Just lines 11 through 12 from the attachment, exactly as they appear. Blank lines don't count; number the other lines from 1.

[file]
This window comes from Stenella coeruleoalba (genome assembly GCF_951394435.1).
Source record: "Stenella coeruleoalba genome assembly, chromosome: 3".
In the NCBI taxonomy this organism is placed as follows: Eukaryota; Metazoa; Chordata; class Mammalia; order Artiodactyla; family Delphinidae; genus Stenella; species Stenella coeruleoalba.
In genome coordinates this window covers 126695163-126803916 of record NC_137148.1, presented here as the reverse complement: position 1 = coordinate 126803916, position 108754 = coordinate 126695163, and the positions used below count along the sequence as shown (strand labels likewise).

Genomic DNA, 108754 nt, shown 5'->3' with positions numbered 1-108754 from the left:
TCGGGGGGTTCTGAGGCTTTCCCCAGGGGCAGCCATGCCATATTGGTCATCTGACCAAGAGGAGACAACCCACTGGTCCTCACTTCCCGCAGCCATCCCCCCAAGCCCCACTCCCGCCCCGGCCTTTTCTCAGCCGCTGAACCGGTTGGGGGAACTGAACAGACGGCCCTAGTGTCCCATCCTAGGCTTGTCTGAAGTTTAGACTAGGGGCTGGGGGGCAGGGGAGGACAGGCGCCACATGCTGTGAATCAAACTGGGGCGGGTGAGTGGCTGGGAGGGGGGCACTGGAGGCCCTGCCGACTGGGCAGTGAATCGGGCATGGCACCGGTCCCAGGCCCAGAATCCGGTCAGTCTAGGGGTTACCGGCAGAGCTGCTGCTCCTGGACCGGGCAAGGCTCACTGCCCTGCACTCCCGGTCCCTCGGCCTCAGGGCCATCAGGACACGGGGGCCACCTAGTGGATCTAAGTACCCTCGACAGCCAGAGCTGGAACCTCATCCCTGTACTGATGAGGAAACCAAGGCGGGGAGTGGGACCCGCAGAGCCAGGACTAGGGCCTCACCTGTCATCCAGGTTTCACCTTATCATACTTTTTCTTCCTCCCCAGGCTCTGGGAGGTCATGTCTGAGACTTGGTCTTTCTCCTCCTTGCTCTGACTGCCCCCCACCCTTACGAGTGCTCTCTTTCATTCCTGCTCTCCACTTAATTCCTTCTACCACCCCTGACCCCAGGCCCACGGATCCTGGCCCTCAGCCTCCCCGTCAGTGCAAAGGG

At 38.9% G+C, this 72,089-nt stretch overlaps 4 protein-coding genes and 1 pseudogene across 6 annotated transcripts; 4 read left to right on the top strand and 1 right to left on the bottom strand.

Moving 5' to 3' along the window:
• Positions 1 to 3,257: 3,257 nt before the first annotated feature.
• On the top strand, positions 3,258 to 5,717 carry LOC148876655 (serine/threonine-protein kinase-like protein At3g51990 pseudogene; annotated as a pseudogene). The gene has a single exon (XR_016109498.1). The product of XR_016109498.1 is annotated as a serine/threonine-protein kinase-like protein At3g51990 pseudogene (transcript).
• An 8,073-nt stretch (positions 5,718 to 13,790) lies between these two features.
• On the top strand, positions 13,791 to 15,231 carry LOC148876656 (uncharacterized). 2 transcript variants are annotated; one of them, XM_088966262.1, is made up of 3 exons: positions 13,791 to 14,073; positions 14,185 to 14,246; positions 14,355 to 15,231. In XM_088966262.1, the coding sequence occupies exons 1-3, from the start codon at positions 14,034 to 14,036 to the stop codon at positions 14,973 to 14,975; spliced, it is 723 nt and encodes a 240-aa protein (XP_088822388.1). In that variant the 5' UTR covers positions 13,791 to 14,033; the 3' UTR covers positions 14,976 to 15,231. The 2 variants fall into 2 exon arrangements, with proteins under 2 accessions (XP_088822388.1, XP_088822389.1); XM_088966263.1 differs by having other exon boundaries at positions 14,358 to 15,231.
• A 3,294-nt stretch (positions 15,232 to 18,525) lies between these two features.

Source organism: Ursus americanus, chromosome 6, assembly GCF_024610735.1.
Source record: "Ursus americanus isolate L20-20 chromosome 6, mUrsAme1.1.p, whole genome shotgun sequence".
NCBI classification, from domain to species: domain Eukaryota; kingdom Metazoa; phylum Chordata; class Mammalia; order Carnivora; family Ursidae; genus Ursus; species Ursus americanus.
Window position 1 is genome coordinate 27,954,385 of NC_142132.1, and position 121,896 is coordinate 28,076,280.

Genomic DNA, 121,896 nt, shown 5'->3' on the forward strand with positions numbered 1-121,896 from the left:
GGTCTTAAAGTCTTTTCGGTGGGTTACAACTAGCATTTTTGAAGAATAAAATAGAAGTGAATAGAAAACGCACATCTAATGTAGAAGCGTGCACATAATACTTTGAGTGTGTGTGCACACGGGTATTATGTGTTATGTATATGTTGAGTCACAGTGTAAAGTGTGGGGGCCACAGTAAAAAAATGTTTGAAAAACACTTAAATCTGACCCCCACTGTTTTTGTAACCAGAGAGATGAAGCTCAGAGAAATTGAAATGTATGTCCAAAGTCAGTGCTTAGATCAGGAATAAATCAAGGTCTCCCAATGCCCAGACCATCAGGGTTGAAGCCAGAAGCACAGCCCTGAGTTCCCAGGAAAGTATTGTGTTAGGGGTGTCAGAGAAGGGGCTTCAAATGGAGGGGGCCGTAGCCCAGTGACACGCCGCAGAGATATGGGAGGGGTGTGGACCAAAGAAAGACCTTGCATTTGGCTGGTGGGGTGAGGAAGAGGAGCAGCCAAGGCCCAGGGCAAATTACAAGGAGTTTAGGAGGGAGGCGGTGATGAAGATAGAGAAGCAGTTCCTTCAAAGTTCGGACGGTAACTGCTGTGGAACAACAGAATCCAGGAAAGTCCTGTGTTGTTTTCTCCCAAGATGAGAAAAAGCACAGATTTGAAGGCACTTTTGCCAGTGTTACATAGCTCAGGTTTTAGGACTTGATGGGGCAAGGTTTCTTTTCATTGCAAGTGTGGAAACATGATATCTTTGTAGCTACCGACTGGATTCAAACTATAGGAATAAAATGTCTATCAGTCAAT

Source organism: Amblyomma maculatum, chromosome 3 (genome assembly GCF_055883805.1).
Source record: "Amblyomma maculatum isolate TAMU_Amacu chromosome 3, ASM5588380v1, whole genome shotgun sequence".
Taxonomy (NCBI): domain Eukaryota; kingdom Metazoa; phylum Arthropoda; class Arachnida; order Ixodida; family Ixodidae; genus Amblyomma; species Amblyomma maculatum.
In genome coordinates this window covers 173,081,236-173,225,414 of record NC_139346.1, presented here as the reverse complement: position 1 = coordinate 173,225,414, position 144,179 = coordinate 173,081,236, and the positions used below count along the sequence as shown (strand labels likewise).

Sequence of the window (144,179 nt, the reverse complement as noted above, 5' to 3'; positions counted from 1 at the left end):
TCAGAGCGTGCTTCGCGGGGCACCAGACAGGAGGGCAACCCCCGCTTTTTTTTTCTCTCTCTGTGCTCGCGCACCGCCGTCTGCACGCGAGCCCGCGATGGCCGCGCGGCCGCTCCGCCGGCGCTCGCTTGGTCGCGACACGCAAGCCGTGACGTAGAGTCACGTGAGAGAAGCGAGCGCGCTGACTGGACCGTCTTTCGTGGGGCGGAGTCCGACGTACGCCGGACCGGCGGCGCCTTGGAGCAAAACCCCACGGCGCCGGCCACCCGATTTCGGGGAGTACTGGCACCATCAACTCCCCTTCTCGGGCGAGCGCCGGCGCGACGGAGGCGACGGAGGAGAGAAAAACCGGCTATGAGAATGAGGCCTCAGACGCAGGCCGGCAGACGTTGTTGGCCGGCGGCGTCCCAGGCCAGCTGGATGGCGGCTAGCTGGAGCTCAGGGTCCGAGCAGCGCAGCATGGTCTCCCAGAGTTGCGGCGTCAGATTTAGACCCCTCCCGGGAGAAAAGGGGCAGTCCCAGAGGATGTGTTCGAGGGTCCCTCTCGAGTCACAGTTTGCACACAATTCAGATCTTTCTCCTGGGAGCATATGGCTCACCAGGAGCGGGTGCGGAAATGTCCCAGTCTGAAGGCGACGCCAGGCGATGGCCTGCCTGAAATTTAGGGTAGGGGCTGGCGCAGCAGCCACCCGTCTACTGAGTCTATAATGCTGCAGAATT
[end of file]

• An 8,073-nt stretch (positions 5,718 to 13,790) lies between these two features.
• On the top strand, positions 13,791 to 15,231 carry LOC148876656 (uncharacterized). 2 transcript variants are annotated; one of them, XM_088966262.1, is made up of 3 exons: positions 13,791 to 14,073; positions 14,185 to 14,246; positions 14,355 to 15,231. In XM_088966262.1, the coding sequence occupies exons 1-3, from the start codon at positions 14,034 to 14,036 to the stop codon at positions 14,973 to 14,975; spliced, it is 723 nt and encodes a 240-aa protein (XP_088822388.1). In that variant the 5' UTR covers positions 13,791 to 14,033; the 3' UTR covers positions 14,976 to 15,231. The 2 variants fall into 2 exon arrangements, with proteins under 2 accessions (XP_088822388.1, XP_088822389.1); XM_088966263.1 differs by having other exon boundaries at positions 14,358 to 15,231.